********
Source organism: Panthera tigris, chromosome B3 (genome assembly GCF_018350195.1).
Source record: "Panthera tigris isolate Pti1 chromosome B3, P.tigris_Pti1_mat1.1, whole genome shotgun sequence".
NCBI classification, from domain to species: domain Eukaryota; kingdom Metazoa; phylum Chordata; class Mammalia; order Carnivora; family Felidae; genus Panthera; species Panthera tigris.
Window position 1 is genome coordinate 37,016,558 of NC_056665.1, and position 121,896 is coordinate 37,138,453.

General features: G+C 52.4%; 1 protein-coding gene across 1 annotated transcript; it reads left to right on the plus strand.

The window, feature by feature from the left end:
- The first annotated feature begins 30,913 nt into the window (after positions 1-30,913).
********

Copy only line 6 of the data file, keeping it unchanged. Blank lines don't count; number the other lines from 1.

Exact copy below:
The window, feature by feature from the left end: